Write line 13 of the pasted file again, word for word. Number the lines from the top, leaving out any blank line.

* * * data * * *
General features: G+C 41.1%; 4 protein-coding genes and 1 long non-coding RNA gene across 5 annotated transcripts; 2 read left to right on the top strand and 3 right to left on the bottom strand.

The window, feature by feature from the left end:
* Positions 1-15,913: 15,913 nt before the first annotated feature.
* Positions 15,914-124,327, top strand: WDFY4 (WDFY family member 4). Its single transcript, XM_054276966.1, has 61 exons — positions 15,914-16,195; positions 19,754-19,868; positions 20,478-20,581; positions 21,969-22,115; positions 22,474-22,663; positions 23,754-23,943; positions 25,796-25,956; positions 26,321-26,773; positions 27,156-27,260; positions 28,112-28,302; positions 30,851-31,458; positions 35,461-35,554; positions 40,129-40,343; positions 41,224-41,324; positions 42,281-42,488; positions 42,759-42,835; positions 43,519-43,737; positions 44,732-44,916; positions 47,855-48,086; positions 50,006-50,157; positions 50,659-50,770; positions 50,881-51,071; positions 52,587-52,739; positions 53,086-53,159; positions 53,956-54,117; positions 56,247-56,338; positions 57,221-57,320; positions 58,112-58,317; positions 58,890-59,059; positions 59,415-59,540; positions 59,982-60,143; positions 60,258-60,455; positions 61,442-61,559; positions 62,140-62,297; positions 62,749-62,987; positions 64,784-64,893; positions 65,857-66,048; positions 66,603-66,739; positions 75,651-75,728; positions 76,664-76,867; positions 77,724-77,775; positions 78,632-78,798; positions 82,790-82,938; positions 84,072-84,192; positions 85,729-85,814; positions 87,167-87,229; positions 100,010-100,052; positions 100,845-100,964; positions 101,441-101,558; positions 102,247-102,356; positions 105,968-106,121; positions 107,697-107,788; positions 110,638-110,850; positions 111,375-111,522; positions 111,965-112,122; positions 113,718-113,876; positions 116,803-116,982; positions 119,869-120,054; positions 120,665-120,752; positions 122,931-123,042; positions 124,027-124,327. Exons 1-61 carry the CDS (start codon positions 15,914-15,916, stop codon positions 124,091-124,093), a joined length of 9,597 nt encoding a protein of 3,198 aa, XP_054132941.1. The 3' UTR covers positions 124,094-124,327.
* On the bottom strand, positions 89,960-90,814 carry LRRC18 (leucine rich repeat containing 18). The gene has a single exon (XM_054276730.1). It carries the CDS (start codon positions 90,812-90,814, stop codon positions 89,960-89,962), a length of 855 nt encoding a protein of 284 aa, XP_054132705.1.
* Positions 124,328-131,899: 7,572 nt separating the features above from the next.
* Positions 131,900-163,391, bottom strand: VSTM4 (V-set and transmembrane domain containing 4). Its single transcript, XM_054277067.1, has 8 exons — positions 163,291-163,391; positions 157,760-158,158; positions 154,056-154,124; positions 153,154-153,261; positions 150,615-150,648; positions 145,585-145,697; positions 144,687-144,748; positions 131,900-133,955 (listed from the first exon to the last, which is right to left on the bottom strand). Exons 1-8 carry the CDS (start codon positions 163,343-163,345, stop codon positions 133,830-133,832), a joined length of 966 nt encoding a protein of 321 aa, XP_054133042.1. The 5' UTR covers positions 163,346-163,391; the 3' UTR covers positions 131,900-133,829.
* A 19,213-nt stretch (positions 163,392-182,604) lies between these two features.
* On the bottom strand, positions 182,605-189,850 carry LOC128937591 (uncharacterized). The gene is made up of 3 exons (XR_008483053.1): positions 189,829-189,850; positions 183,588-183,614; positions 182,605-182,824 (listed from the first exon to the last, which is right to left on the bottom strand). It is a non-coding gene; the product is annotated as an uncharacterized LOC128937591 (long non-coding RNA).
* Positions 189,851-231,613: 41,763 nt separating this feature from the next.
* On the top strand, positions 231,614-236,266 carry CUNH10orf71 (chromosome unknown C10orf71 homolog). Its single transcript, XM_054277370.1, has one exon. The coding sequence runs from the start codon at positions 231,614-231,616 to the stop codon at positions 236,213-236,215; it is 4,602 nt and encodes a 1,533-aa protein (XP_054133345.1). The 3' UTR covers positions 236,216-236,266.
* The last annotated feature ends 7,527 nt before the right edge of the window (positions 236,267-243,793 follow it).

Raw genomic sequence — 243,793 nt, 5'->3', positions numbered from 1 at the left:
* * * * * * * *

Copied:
Raw genomic sequence — 243,793 nt, 5'->3', positions numbered from 1 at the left: